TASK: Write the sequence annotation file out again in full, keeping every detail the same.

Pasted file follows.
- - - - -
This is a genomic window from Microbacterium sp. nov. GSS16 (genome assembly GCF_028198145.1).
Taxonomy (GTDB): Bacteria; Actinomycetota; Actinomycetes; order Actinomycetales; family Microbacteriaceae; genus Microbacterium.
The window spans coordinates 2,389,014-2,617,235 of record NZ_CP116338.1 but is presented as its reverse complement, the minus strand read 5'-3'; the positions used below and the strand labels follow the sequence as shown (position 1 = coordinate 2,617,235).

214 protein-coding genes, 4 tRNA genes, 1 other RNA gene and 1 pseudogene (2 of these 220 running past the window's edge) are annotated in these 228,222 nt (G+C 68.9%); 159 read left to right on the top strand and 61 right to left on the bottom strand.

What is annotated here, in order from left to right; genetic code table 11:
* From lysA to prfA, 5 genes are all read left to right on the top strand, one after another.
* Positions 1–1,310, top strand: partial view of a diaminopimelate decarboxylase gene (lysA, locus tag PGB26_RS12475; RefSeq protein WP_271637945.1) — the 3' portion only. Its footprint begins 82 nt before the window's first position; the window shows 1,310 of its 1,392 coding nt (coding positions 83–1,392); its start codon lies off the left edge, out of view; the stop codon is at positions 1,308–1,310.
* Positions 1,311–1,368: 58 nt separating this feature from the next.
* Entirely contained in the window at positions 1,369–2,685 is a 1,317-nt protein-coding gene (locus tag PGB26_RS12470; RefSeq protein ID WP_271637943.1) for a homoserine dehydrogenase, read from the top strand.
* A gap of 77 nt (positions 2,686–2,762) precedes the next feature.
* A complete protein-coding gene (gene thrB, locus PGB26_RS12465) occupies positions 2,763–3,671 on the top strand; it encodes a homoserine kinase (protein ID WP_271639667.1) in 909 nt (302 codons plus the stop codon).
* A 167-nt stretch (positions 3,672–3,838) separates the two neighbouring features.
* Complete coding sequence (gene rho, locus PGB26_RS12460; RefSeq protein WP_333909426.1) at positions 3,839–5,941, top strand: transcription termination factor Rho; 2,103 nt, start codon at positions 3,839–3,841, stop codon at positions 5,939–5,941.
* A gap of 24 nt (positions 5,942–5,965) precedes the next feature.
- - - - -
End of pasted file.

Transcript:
This is a genomic window from Microbacterium sp. nov. GSS16 (genome assembly GCF_028198145.1).
Taxonomy (GTDB): Bacteria; Actinomycetota; Actinomycetes; order Actinomycetales; family Microbacteriaceae; genus Microbacterium.
The window spans coordinates 2,389,014-2,617,235 of record NZ_CP116338.1 but is presented as its reverse complement, the minus strand read 5'-3'; the positions used below and the strand labels follow the sequence as shown (position 1 = coordinate 2,617,235).

214 protein-coding genes, 4 tRNA genes, 1 other RNA gene and 1 pseudogene (2 of these 220 running past the window's edge) are annotated in these 228,222 nt (G+C 68.9%); 159 read left to right on the top strand and 61 right to left on the bottom strand.

What is annotated here, in order from left to right; genetic code table 11:
* From lysA to prfA, 5 genes are all read left to right on the top strand, one after another.
* Positions 1–1,310, top strand: partial view of a diaminopimelate decarboxylase gene (lysA, locus tag PGB26_RS12475; RefSeq protein WP_271637945.1) — the 3' portion only. Its footprint begins 82 nt before the window's first position; the window shows 1,310 of its 1,392 coding nt (coding positions 83–1,392); its start codon lies off the left edge, out of view; the stop codon is at positions 1,308–1,310.
* Positions 1,311–1,368: 58 nt separating this feature from the next.
* Entirely contained in the window at positions 1,369–2,685 is a 1,317-nt protein-coding gene (locus tag PGB26_RS12470; RefSeq protein ID WP_271637943.1) for a homoserine dehydrogenase, read from the top strand.
* A gap of 77 nt (positions 2,686–2,762) precedes the next feature.
* A complete protein-coding gene (gene thrB, locus PGB26_RS12465) occupies positions 2,763–3,671 on the top strand; it encodes a homoserine kinase (protein ID WP_271639667.1) in 909 nt (302 codons plus the stop codon).
* A 167-nt stretch (positions 3,672–3,838) separates the two neighbouring features.
* Complete coding sequence (gene rho, locus PGB26_RS12460; RefSeq protein WP_333909426.1) at positions 3,839–5,941, top strand: transcription termination factor Rho; 2,103 nt, start codon at positions 3,839–3,841, stop codon at positions 5,939–5,941.
* A gap of 24 nt (positions 5,942–5,965) precedes the next feature.